I don’t know anyone who doesn’t keep some kind of list, whether it’s grocery, ToDo, or “bucket” style. Entrepreneurs have become millionaires by creating methods to not just help us generate lists, but to get us addicted to the high of “checking the box” and feeling a sense of accomplishment.
What’s So Special About Lists?
I’m a slow writer. It takes me a while to figure out what I want to say and what I think. In my search for anything to help me writer faster, I am considering the tools I use and how I can use them better.
I decided to write about lists first because I sat down to my desk this week and was greeted by 9 pieces of paper; each a different size, torn from a different pad or notebook, written in different pen colors, and each requiring me to turn the paper 45 or 90 degrees to read all of the coded messages I scrawled there.
These lists, old-fashioned torn pieces of paper with messy writing, words crossed out, and left for dead at the bottom of the grocery bag, sustain me. I make them and forget them. I pile them up or leave them scattered throughout the house. I have several downstairs; two grocery lists are always going in the kitchen (organized by which store I buy what at), and one general Don’t Forget list I keep forgetting about.
Lists are like old friends reminding me of past times and they never complain when I unceremoniously toss them into the trash.
Then I have digital ToDo lists. Reminders pop up several times a day telling to take care of personal tasks. My Obsidian notetaking app blares work-related todos at me every time I open it. Still, I don’t trust myself to remember to look at the app so I have a notebook where I write the same todos. Of course, I sometimes forget to look at the notebook too.
And that, my friends, is why we make lists. Because we are forgetful creatures with so much going on in our lives and our brains that writing down a thought to remember or an action needed to be taken helps us to not only to capture the idea, but to also clear some brain space for another use.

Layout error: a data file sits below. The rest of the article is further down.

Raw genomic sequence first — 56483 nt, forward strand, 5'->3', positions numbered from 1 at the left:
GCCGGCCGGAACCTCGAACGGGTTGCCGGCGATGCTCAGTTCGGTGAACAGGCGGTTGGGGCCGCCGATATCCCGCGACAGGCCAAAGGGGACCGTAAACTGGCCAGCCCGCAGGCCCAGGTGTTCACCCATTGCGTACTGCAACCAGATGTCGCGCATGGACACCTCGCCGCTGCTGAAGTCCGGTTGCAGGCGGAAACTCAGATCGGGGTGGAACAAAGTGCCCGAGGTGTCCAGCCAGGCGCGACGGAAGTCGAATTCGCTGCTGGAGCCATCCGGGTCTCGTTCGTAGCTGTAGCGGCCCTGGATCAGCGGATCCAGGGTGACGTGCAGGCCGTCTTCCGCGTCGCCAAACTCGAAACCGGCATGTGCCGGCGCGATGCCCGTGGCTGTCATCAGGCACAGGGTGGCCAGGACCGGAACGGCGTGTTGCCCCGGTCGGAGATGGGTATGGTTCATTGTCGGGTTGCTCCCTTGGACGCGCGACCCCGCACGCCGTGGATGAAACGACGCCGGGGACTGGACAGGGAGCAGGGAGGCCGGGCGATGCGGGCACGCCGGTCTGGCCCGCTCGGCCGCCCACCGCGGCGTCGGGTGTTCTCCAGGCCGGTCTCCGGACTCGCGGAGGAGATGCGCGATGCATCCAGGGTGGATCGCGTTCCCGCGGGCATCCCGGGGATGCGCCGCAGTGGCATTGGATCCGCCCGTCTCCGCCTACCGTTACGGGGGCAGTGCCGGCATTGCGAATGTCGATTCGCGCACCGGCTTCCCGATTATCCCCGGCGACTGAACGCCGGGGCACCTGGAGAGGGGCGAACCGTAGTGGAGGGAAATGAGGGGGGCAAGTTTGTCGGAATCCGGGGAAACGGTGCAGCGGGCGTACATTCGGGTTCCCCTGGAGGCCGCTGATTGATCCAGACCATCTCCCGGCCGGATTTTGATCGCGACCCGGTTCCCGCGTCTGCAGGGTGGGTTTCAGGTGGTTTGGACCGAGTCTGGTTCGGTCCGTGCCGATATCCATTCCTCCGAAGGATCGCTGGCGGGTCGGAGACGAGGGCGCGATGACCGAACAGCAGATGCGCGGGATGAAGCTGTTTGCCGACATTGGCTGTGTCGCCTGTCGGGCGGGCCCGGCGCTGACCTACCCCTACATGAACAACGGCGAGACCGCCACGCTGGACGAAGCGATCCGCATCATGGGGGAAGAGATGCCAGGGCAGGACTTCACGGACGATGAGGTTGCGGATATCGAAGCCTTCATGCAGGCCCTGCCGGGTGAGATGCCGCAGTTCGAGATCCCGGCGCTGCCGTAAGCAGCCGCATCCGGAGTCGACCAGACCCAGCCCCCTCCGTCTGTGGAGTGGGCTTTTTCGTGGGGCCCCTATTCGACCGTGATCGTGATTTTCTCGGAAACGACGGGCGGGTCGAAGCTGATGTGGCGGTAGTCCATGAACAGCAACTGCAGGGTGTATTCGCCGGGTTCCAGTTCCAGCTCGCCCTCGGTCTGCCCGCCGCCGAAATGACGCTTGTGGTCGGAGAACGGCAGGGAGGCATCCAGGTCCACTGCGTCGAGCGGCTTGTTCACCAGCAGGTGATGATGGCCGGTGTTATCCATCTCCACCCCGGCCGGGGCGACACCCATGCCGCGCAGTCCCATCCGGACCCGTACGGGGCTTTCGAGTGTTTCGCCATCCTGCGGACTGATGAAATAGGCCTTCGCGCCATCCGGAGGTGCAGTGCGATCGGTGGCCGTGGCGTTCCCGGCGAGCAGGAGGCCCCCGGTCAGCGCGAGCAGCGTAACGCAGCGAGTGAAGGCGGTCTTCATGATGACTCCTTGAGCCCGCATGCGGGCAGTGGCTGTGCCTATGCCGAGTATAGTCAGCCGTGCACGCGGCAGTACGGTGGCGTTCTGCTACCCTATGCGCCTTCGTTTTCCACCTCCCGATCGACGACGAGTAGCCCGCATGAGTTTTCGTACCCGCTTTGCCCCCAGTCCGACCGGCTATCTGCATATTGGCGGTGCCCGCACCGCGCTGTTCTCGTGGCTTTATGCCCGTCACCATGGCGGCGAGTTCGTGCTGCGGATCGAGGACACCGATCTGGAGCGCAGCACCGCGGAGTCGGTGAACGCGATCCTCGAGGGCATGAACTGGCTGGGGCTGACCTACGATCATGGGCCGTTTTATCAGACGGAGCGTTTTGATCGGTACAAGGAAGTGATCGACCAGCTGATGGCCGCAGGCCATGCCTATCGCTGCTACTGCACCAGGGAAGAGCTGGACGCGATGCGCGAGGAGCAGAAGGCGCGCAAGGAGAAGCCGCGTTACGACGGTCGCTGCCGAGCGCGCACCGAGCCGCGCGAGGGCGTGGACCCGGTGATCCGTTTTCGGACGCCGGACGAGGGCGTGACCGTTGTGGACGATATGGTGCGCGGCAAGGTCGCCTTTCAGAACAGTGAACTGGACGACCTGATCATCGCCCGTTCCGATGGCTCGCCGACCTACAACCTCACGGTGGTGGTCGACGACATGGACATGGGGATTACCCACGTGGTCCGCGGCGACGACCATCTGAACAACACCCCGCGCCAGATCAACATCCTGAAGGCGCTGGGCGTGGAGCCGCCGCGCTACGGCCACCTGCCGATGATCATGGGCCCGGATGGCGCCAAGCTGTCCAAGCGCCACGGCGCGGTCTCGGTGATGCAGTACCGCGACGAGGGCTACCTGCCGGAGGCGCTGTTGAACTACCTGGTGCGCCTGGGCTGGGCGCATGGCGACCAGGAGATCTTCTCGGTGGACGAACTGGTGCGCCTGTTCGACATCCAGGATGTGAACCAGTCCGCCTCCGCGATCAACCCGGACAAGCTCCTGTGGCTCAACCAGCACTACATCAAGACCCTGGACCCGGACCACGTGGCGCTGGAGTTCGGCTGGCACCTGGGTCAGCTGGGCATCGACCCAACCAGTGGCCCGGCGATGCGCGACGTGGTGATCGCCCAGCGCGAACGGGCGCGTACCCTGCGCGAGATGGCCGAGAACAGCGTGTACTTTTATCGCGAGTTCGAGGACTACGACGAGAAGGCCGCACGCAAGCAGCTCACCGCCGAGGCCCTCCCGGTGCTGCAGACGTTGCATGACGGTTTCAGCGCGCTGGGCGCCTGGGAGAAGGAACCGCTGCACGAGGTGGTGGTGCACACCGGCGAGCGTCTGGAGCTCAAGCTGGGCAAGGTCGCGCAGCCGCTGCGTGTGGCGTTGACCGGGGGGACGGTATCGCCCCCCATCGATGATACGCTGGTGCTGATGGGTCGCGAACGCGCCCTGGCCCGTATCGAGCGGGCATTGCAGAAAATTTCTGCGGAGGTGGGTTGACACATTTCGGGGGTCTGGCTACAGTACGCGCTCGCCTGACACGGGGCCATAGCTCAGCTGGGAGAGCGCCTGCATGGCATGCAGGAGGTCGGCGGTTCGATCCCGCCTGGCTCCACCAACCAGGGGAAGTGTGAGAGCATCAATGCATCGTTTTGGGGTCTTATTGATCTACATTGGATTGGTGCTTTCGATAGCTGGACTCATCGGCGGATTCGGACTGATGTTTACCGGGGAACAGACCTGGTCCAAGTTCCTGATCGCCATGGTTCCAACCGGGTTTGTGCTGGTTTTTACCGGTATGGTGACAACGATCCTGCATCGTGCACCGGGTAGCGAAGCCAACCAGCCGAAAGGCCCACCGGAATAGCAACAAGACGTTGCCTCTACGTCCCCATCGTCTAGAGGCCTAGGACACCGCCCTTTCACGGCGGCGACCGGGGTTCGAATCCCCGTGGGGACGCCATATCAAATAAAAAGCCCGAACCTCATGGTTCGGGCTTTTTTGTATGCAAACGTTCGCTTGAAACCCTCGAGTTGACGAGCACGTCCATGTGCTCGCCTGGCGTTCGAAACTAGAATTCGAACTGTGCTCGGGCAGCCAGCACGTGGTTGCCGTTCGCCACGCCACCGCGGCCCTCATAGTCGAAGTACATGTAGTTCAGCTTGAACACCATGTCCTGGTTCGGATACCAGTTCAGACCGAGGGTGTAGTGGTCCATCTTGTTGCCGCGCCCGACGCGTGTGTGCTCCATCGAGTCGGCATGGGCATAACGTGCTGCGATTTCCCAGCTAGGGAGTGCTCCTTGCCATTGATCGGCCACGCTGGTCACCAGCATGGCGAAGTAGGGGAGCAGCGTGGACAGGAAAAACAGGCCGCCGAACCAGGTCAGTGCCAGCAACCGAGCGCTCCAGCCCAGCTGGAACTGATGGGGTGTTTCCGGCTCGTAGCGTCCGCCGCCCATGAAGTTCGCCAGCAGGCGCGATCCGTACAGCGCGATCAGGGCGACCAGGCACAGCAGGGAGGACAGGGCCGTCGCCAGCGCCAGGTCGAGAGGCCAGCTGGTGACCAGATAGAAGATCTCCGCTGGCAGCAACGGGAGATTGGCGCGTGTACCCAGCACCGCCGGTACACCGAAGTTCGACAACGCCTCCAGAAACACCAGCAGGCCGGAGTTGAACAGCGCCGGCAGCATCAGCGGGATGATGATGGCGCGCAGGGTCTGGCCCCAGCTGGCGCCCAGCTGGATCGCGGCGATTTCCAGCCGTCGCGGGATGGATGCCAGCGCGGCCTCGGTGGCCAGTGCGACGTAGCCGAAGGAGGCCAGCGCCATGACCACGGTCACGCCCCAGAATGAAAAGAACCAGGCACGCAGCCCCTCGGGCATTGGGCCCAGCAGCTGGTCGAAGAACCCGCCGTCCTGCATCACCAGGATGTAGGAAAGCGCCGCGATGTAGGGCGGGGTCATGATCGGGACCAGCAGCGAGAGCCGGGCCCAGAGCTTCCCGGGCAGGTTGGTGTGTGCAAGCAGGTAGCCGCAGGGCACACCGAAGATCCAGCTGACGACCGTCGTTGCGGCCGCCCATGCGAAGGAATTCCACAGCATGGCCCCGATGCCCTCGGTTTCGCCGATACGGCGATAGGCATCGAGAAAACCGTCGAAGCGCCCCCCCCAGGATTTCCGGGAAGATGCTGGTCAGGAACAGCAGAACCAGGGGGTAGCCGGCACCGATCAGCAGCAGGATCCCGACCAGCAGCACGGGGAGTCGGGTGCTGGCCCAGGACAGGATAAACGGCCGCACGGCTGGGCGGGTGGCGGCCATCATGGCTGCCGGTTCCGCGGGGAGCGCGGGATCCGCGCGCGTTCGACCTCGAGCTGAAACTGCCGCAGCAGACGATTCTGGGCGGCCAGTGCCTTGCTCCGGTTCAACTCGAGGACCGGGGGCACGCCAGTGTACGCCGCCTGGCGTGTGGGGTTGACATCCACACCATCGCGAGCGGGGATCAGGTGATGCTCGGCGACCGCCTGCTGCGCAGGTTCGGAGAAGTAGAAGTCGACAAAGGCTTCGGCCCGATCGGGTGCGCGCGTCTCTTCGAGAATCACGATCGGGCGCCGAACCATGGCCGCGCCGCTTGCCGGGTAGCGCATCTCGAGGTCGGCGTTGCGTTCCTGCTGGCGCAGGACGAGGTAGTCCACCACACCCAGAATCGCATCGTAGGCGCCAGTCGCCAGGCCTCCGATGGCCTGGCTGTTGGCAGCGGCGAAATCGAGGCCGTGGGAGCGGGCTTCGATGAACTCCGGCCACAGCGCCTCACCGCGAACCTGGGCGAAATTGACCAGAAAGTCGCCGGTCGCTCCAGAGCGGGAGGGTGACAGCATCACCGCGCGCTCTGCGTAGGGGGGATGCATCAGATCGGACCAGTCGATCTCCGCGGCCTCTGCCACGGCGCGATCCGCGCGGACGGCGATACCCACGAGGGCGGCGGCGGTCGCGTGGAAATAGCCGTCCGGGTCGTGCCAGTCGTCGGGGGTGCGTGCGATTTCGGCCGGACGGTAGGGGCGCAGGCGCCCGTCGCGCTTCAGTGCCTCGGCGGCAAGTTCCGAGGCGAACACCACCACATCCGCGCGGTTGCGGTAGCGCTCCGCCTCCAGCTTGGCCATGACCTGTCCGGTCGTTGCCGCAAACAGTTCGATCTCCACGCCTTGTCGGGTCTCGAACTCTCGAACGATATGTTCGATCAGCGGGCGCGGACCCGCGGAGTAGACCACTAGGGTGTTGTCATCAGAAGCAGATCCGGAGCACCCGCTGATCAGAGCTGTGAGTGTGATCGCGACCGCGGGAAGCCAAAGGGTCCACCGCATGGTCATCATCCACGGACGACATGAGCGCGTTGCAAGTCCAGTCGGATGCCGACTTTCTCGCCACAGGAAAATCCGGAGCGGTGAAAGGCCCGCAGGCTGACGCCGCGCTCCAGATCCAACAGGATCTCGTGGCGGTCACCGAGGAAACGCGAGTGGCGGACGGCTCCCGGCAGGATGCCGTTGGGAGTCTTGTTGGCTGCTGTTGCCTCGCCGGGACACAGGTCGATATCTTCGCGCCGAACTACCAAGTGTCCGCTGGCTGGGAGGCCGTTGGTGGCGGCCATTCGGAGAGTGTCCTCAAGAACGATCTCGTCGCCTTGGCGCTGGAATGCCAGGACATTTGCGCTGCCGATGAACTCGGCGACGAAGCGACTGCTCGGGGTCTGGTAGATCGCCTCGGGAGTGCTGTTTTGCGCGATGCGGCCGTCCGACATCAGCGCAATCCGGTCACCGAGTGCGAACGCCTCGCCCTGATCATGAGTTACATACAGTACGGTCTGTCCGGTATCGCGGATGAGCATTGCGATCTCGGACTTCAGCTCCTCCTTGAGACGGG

How Our Brain Uses Lists
I learned about an older study of listmaking from a Guardian article where the researchers determined that while tasks we haven’t completed distract us, simply making a plan to get them done can free us from a great amount of anxiety. As in, “Oh phew, I wrote it in the list so now I can forget about it.”
The Zero Inbox guru, David Allen, insists that to be useful, each list item has to have enough information so we know what it means when the scrap of paper shows up in two weeks. Although, who among us isn’t confident that we won’t remember exactly what, “the green piece” means?
If you’ve been blogging for a while, you’ve probably been taught about the SEO power of “listicles” and countdowns. These are numbers-focused posts that aren’t story based and yet, they have staying power. Beth always says that it’s the data points that stick with us and a 2013 New Yorker article makes a great argument for why this is so. The author explains that data sticks because numbers have the power to make us pay attention and remember. A list using numbers and data can make strong connections in our thoughts and imaginations.
Lists as Creative Tools?
Creative and business writers have relied on lists forever. Project managers write up goals and objectives; marketers use outlines to sketch out messages; fiction writers tinker with novel chapters and casts of characters; cooks use recipes as ordered lists of how much to put in and at what point, and many religious folks have always considered the 10 Commandments as the List of all Lists.
Lists are an organizing principle I can’t live without.
What do lists have to do with Story Mode and our missives on storytelling and creativity?
Maybe nothing. Except that like all good stories, good lists need details to be useful. You need to know exactly how many lemons are required or by what date that proposal needs to be sent.
If you know us, you know how much we like to drill into the heads of our Story Mode clients that it’s the details that make it real.
Here’s a list of why I like lists:
- They are easy to generate.
- They are easy to lose.
- Checking off a list item as completed fells almost as good as eating Moose Tracks ice cream.
- Lists are the best friend a procrastinator ever had.
- A list is a great thinking tool.
- Lists are basically outlines we create for work writing or creative writing.
- Good/Bad or Pros/Cons lists put it all out there when a decision needs to be made.
- They make handy scrap pieces of paper on which to write more lists.
- Lists remind you of what you were thinking about yesterday.
- The Top Ten List made David Letterman famous.
- Everyone can make a list, even a child who uses their fingers to count off items.
- Lists are a collection of wishes.
- They are like a pile of Legos just waiting to be attached together to make a windmill or a unicorn.
- A list can be a great surprise gift I find weeks later because I forgot I had written down those brilliant ideas.